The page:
TFG spoke to Clyde & Co’s Robert Parson at ExCred International, about the development of trade finance as an asset class and the role that trade assets play in the production of liquidity more generally. Parson also gave a view on the current COVID-19 outbreak, discussing potential ramifications on global supply chains and trade finance.
Featuring: Robert Parson, Partner, Clyde & Co
Host: Deepesh Patel, Editor, Trade Finance Global
Deepesh Patel: Robert, thank you very much for joining us on Trade Finance Talks TV. A pleasure to have you on the show. Could you give us a brief introduction?
Robert Parson: I’m Robert Parson, partner at the international law firm Clyde & Co, I head up the Trade and Commodity Finance team. We cover the full breadth of the trade industry, from those that are involved in financing in the trade and commodity market, financial institutions and funds, to insurers and other alternative funders. It’s a very exciting time for us, and of course, there are a number of interesting issues to grapple with at the moment!
2020 – Trade Finance as it stands so far
DP: What are the key issues for you in trade finance so far this year?
RP: One of the things that I’m particularly interested in is the way that trade finance is developed as an asset class for distribution. There’s a really important role that people involved in distributing trade assets play in the production of liquidity generally. With the current challenges around Basel II and Basel III regulation, we’ve seen tightening in the market, despite the very low default ratios seen within trade finance as a product – I think that trade finance as an asset class is one of the unsung heroes of all asset classes!
We have also seen how historic events such as the financial crisis put some dampeners on the way that financiers have approached this market during times of uncertainty. However, at the current climate, this squeezing of financial institution liquidity really should be ‘unsqueezed’ by the production of trade assets, which was sold down into other funders producing more ability to go in and fund
Banks play a very important role in providing this liquidity; both from general trade finance instruments and also other trade services, which many of the other funders can’t finance. Time and time again, we hear that there really are a lack of these trade assets being generated. Banks and others can be persuaded to go out and produce those assets, even though they’re not going to be able to retain them themselves because they don’t have the liquidity and the capacity. So that’s certainly one of the very interesting issues over the next year or two, and of course, compounded by a number of other issues.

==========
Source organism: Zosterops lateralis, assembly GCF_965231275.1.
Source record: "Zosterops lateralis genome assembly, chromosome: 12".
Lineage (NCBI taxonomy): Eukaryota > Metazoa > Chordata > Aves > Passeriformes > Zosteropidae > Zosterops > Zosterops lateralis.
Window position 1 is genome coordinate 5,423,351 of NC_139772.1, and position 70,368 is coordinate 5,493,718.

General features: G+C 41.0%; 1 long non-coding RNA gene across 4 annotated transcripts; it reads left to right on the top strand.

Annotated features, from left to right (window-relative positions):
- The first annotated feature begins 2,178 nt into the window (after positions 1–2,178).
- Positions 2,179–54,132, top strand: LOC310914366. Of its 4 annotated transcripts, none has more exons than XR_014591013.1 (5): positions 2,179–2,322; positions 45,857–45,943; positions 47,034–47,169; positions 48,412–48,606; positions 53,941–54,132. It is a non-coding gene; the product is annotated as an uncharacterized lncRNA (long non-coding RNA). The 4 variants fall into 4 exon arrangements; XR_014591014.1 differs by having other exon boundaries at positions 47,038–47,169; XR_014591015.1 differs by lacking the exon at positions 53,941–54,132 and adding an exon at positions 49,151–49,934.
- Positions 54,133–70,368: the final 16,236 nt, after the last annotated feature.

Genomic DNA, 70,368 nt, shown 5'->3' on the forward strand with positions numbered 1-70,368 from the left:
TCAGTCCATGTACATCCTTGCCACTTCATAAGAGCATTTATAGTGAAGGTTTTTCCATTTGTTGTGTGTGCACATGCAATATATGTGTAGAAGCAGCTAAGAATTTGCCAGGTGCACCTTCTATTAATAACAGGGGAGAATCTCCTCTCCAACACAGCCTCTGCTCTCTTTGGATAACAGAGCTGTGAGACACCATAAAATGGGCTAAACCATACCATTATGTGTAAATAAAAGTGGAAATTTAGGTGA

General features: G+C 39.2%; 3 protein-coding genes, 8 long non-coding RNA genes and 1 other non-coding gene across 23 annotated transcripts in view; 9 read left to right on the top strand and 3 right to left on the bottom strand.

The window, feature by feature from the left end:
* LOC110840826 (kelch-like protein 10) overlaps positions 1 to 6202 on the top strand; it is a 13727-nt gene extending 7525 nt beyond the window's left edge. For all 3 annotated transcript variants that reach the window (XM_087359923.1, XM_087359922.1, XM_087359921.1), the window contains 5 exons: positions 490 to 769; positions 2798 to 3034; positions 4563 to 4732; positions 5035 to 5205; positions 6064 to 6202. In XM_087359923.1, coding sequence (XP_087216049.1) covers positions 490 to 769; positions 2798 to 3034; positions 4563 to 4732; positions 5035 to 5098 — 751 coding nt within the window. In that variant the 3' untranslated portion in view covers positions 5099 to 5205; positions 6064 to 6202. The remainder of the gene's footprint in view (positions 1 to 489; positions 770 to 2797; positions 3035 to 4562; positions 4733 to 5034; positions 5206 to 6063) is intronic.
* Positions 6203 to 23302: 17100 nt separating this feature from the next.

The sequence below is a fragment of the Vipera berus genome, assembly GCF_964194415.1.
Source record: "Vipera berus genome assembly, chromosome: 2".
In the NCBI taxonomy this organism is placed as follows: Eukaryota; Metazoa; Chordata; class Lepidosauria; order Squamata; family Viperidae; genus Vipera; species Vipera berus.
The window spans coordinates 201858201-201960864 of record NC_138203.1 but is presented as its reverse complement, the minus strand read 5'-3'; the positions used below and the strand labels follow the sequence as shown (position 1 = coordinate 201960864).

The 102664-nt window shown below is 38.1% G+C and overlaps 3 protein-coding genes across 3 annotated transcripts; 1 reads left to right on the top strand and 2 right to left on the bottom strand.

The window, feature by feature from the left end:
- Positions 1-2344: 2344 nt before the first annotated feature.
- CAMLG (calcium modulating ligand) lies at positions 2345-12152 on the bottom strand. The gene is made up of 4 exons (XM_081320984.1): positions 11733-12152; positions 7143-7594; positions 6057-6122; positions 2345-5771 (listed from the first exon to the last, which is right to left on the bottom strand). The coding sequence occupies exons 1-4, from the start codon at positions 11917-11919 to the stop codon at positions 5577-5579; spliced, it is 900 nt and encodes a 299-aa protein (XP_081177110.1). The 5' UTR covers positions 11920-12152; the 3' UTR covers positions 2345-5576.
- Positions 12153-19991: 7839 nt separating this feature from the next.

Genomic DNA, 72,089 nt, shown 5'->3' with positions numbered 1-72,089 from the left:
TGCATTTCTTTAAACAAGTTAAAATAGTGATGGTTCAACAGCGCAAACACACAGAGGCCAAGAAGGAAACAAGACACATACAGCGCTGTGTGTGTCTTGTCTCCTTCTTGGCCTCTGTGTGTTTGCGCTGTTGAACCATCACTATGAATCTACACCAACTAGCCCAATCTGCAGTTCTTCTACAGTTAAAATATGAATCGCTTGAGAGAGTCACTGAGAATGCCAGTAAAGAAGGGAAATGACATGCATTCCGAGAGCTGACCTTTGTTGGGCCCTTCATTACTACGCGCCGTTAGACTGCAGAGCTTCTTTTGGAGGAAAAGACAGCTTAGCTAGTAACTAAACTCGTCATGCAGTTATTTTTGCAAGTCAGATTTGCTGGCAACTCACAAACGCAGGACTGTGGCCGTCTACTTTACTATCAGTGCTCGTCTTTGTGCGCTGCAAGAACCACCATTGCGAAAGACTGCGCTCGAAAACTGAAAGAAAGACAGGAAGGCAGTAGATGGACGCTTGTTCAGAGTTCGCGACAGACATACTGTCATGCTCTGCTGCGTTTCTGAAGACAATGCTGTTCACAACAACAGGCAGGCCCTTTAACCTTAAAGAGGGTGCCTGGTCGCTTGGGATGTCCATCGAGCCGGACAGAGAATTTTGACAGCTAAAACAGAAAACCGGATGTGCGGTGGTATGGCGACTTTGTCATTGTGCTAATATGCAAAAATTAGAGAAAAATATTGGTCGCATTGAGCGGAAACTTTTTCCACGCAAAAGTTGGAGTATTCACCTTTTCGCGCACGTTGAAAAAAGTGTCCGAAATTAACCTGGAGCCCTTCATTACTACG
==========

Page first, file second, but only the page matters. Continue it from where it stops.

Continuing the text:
Interview: TFG spoke to Swiss Re’s Davide-Guidicelli on Basel IV regulation for banks and corporates
Technology and Trade
DP: Can technology have a role to play in generating those trade finance assets?
RP: I think it definitely can. There are a lot of trade finance technology products out there, both DLT / blockchain-based, and non-DLT products, but I think it’s fair to say that not all of those products can survive in the long term. We will probably see some consolidation around standards, to make sure that we are producing products which can be widely available in the market, and I think that technology can play a very important part in reducing costs. Furthermore, I think technology has a really important part to play in enabling governance, due diligence and reducing fraud, which is frequently an issue, particularly into the receivables finance business.
Coronavirus and Trade Finance
DP: Thank you. Let’s talk about coronavirus. What is the impact of Covid-19 on shorter tenor trade finance?
RP: I think one of the key factors that we’re going to see – not perhaps in the immediate term – but over some period of time, is the knock-on effect of a very sharp fall in Chinese production. We’ve seen a number of figures that have come out over the last few days which have suggested that the cliff-edge dive that Chinese production is taking during this crisis is going to be more serious than the last financial crisis, SARS, and other incidents over the years. We’re going to see that affecting supply chains globally. Chinese growth will likely shrink back to well under 5%, which is going to have a material effect on the growth of other economies.
I think that with the supply chain issue, we’ll immediately see problems in some of the tier 2-4 traders and suppliers, who are either going to have problems performing or with their own liquidity. So we will see some failures. We’ve seen recently, even before the coronavirus started to have its effect, a couple of major insolvencies; one being out of Singapore, in the agribusiness, which has been a subject of a lot of speculation. So there is, of course, potential for a knee jerk reaction from lenders and banks, which we hope doesn’t happen. If it does, will the slack be taken up from elsewhere? That’s going to be one of the key things for whether trade and trade finance can be kept on the rails.